Currently pending in the Illinois Legislature is House Bill 0185, which if enacted, may prove to have major ramifications in any divorce case involving children.  Under this new bill, unless specifically stated in a court approved parenting plan, each parent would be granted equal parenting time. [1] This award of equal parenting time would a rebuttable presumption and states that the court will look to all relevant factors when allocating parenting time.  It goes on to list 17 factors the court must consider when making a determination.

Several of the enumerated factors include: the wishes of each parent seeking parenting time, the wishes of the child, the amount of time each parent spent performing caretaking functions, prior agreements or conduct of the parties, and the interaction and interrelationship of the child with his or her parents and siblings.  While this list is not exhaustive of what the court may consider when awarding parenting time, it does illustrate the best interest of the child is still supposed to be the focus of the inquiry.  If the court does decide equal parenting time is not in the child’s best interest, it would be required to issue a written decision stating its specific findings in support of its decision.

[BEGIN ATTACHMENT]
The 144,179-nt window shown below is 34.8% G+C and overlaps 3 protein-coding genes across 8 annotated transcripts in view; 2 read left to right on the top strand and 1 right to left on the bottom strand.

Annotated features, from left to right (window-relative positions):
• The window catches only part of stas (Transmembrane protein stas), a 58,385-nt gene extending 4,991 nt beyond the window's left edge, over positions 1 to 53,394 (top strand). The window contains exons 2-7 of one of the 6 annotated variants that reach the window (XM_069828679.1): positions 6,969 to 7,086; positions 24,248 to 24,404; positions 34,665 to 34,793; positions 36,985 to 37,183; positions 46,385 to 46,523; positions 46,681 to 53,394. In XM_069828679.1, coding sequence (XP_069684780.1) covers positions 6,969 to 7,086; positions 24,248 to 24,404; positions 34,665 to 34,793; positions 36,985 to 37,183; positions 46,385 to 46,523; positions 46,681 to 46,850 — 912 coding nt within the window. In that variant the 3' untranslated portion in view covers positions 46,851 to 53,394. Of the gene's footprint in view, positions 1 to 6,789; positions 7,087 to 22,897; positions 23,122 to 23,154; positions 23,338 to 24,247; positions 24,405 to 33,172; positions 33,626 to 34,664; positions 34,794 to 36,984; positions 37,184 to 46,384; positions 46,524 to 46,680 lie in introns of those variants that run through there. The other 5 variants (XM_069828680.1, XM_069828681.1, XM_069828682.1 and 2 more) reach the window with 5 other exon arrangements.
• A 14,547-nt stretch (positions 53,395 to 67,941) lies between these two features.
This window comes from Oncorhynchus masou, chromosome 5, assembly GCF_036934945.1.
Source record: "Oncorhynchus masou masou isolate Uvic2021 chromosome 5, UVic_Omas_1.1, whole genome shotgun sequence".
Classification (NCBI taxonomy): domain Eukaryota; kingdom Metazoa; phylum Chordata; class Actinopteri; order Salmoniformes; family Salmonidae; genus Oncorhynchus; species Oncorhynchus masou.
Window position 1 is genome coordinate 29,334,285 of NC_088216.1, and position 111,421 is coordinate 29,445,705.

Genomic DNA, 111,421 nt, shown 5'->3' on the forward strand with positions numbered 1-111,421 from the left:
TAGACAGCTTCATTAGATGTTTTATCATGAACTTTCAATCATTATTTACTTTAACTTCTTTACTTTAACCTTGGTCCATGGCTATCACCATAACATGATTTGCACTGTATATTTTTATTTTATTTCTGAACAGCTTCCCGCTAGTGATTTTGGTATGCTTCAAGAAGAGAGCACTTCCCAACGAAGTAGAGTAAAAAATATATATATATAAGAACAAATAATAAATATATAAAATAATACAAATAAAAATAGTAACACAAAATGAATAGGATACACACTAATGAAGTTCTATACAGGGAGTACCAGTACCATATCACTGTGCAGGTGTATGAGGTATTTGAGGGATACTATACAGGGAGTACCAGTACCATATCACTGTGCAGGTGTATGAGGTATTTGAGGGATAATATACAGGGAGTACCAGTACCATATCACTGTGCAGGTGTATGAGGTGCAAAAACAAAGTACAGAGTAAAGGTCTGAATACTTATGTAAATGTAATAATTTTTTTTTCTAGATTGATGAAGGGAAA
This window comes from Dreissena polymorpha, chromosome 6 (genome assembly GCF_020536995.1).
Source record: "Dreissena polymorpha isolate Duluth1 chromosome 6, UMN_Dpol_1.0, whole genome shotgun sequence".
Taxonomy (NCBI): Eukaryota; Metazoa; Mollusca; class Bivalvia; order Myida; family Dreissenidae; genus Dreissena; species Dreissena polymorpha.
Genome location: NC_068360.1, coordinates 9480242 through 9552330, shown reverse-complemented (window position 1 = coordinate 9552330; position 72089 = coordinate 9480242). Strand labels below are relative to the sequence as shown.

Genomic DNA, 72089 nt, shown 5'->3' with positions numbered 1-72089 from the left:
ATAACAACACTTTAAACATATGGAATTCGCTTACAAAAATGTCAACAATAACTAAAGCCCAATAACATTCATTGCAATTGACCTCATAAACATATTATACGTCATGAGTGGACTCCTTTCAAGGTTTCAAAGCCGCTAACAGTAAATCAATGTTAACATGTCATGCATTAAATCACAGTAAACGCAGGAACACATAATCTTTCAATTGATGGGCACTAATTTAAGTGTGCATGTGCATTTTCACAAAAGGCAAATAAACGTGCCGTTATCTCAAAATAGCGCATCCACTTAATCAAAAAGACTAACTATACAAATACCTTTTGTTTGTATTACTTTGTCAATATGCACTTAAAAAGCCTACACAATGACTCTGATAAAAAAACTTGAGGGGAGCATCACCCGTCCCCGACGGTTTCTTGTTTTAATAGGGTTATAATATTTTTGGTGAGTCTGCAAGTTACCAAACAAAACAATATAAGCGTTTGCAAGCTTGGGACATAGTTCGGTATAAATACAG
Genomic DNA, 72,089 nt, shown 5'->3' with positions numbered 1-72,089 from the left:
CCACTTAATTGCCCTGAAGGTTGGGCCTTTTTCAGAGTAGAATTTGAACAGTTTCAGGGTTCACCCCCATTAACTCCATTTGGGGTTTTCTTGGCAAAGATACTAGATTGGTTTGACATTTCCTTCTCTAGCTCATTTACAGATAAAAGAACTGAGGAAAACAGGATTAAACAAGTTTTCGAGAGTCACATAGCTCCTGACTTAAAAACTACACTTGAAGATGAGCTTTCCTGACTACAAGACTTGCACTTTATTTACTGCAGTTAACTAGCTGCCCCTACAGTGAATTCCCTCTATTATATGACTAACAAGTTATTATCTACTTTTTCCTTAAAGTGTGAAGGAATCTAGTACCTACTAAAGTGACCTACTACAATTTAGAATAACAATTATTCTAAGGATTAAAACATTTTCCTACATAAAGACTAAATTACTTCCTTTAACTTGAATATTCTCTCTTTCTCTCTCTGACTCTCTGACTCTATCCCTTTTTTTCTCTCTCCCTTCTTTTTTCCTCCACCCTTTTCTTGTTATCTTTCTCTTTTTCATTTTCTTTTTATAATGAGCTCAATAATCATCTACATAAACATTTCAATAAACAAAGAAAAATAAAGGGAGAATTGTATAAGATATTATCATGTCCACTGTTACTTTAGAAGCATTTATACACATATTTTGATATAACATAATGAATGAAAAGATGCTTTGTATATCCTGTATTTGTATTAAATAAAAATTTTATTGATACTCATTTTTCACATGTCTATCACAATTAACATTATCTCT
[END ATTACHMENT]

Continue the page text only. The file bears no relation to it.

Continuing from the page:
The purpose of the bill is said to maximize the opportunity for children to maintain and strengthen the children’s relationship with each parent.  However, if passed, this bill could raise several major issues for parents going through divorce.  For example, if the parties no longer live in close proximity to one another, the time and cost of transportation will likely be a key factor that has to be resolved.  Also, many parents’ work schedules don’t allow for equal parenting time.  This may require additional child care expenses to be incurred or schedules to be modified.

Perhaps the biggest issue we may face with the passage of this bill would be child support modifications.  Awarding each parent equal parenting time is likely to drastically reduce any support obligation or possibly even eliminate a child support award.  Luckily, this bill is still merely a proposed bill allowing ample time to iron out any issues that you may face should it be enacted.

If you have any questions on how this potential new law may affect you or if you have any other family law matter concerns, contact Sherer Law Offices at (618) 692-6656.


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